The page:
”Souls-like” has become a much more frequent term within the gaming world over the past few years, and in some ways, has become a genre of its own. From Software’s iconic projects have certainly built a foundation that many games have either borrowed from, or replicated entirely. Quebec City based developers, Cradle Games, didn’t hold back showing where the roots and inspiration behind their recent title, Hellpoint, had originated. As someone who has sunk A LOT of hours into the Dark Souls games, I was pretty excited to see what this one had to offer, and if it was worthy enough to be placed among the ranks of this newer ‘genre’.
Irid Novo; a massive structure orbiting a mysterious black hole in the depths of space, is where the game takes place. This sci-fi/horror/action hybrid introduces players to their ”Spawn”; a pale, almost Borg-like individual, who wakes up in a pool of water somewhere in the belly of the ship. An unknown entity, known as The Author, vaguely explains that a series of cosmic events has led to a catastrophic event aboard the ship, and sends players on their way to seek answers. The larger plot of the story is delivered as a puzzle of its own; piecing together small details through cryptic writings found on walls, in books, as well as talking to the few NPC’s scattered throughout the in-game world. An impressive amount of backstory and lore exists, should players choose to explore every inch of the the areas present.
After a good hour of progress, it’ll become quite obvious that this enormous space anomaly was once a thriving city, and navigating it won’t be a simple task of going from point A to B. Irid Novo is huge, and branches off into several sections that will take players a fair bit of time to get through. While most area’s do stand out from the next visually (and I should add there is an impressive amount of detail to each), all are veiled with the same dark, eerie and unsettling atmosphere. Lighting is fairly minimal, really adding a doom-impending like feeling that follows the player the entire time. The Embassy is lined with towering halls guarded by large masked knights robed in white, patrolling each corner and waiting for your arrival. The Observatory serves as a safe haven, and offers some wonderful views of the outer area’s of the ship. The Arisen Dominion had more of an ancient Egyptian tone to it, with pyramid like structures and large pillared rooms to venture through. Walking out to the entrance of Arcology was quite breathtaking to say the least, and really showed off the amount of detail and talent the team at Cradle in terms of design.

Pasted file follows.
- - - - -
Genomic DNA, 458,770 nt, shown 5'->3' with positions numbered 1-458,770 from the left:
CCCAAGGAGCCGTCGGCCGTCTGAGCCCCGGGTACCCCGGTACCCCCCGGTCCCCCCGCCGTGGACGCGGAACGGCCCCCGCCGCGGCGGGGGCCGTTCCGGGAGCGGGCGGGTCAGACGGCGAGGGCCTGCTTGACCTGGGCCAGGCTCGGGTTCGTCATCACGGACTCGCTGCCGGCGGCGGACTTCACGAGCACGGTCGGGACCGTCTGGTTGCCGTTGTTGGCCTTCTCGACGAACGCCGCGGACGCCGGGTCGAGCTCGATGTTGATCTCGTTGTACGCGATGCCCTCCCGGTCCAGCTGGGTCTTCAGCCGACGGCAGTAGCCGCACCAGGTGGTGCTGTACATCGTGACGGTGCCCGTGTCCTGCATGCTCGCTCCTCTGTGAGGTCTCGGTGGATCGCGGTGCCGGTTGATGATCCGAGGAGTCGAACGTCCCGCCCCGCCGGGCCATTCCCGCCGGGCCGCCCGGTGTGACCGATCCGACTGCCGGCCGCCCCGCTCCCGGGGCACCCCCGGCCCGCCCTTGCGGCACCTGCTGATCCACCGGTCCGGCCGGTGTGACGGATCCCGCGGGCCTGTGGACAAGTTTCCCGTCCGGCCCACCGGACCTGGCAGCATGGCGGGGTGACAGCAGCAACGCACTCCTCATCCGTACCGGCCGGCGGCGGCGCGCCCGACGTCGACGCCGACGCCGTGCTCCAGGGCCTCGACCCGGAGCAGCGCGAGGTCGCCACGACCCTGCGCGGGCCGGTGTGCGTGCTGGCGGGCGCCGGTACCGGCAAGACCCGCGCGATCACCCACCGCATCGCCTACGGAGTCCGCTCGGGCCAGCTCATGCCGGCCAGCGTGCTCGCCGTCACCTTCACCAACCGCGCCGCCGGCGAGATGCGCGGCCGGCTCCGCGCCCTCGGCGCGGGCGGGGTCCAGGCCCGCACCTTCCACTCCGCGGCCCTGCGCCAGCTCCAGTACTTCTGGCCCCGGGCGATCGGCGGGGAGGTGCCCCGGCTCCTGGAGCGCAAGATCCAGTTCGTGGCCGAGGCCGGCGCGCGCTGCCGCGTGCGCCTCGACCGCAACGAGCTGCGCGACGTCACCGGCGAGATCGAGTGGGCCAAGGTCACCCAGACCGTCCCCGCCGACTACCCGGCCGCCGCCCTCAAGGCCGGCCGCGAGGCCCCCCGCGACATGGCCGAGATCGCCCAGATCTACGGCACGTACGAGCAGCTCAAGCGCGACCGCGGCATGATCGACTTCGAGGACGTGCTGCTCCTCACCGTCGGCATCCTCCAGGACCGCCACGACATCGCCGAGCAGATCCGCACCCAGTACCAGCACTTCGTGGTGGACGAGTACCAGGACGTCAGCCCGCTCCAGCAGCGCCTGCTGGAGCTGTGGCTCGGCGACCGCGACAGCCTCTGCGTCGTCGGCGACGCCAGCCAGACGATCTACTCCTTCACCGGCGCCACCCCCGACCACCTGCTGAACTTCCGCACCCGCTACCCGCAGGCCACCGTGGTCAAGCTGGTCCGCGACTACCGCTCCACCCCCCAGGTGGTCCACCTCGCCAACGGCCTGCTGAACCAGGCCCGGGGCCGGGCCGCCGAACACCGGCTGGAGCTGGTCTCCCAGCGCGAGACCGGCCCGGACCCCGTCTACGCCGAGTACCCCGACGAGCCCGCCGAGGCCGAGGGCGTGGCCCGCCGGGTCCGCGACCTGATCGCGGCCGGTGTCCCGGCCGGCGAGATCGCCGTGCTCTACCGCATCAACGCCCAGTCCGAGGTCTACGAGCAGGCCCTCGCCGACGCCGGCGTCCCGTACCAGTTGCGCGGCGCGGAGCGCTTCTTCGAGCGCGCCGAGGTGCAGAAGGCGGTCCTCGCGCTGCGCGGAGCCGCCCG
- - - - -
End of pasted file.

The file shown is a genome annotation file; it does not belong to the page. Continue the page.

Though I did find the navigating to be daunting and at times confusing, Hellpoint has its ways of rewarding the player for exploring off the beaten path. Hidden doors, items, and other surprises are riddled throughout, and can be easily missed if not paying attention. ”Breaches” can be unlocked, and serve as fast travel points, as well as a hub to level up your character.
If Dark Souls had a spin-off entry in the series, Hellpoint could be a worthy candidate. The gameplay is almost identical; heavily focusing on exploration, combat, and of course, difficulty. As players progress, they will encounter an array of enemies; horrifying, grotesque and otherworldly creatures all looking to stop you in your path. The majority do appear more human-like. Some have weapons and other objects fused into their flesh, while others wield with both hands, fully intent on diminishing the player. Hellhounds with lashing tentacles and other creepy hellish foes were almost always waiting around each corner. From melee, to ranged and casters, variety was present the entire playthrough and thoughtfully placed through out the corridors of Irid Novo. Numerous times I would clear an area, only to have a single enemy sneak up behind me during the encounter nearly delivering a fatal blow. The combat is a mix of attacking, dodging, and blocking; all of which were smooth and consistent for the most part. In some instances, the rolling and dodging felt misplaced however. I would be well out of the hit box zone but still took incoming damage from the enemy. All in all, the ‘in your face’ battles made for some tense and challenging encounters. Learning attack patterns proved rewarding, but be ready to die often. It is a Souls-like, after all.